Unkai is a small Japanese chain with locations is several upscale hotels. Spacious and airy, the space is divided into six separate areas; private and open teppan rooms, a sushi and sake bar, private rooms, main dining room and a tatami room - and accented with elements of nature (stone, wood, bamboo). Whether you're craving for sushi or pining for a teppanyaki performance meal, Unkai will satisfy. At lunch, they offer more than 20 different lunch sets, and there's a menu of over 100 sakes to sample. A very worthwhile option in a city that is crammed full of Japanese restaurants.


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7
Central


This 160-seat Japanese restaurant, located within the Four Seasons Hotel, is on the higher end scale of dining venues in Hong Kong. They receive shipments of fresh fish from Japanese fisheries daily, so seafood is this restaurant's specialty, but their beef dishes are also top notch with the Sukiyaki Wagu Beef dish being one of the more popular choices. As might be expected in such an upmarket hostelry, prices are commensurate with the excellence of the ingredients, decor and service. However, if you decide to treat yourself, it's worthwhile setting aside a couple of hours or more to truly relish the experience.


6
Tsim Sha Tsui
Sagano


This elegant restaurant is situated almost right on top of Victoria Harbour, and named after one of the best-known suburbs of Kyoto, the heart of Japanese culture. Dishes change seasonally, and the yosenabe is especially well done. The sake bar here is also excellent. Most importantly, this is a Japanese owned hotel, and run on Japanese lines, so as might be expected the Japanese cuisine is top-notch. Expect all your favorite dishes, such as sushi, tempura, teppanyaki and kaiseki. The decor, and this should not come as any surprise, is ultra Japanese with a lot of wood and bamboo elements. Reservations are suggested. MTR: Tsim Sha Tsui East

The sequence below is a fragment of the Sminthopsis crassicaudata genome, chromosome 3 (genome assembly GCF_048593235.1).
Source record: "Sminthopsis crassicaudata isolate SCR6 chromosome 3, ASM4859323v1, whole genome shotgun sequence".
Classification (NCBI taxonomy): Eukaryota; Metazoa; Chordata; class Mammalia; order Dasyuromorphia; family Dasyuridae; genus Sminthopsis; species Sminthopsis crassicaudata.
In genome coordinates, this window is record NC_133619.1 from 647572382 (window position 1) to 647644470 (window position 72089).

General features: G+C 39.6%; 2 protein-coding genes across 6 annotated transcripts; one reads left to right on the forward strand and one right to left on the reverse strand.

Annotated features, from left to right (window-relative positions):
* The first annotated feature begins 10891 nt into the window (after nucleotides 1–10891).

Located on the 101st floor of the International Commerce Center, Inakaya offers not only great Japanese cuisine, but an amazingly high view of Hong Kong, over one thousand feet below. The menu is quite varied, but seafood is the specialty at this venue. Patrons routinely rave about Inakaya's teppanyaki dish, and their sushi is uniformly delicious. All in all, this restaurant mixed with the view is an experience worth the higher than average price. The selection of sake is outstanding, with many labels that are not available anywhere else in Hong Kong. It's also well worth keeping an eye out for the seasonal hairy crab menus.


4
Central
Tokio Joe
Photo courtesy of Tokio Joe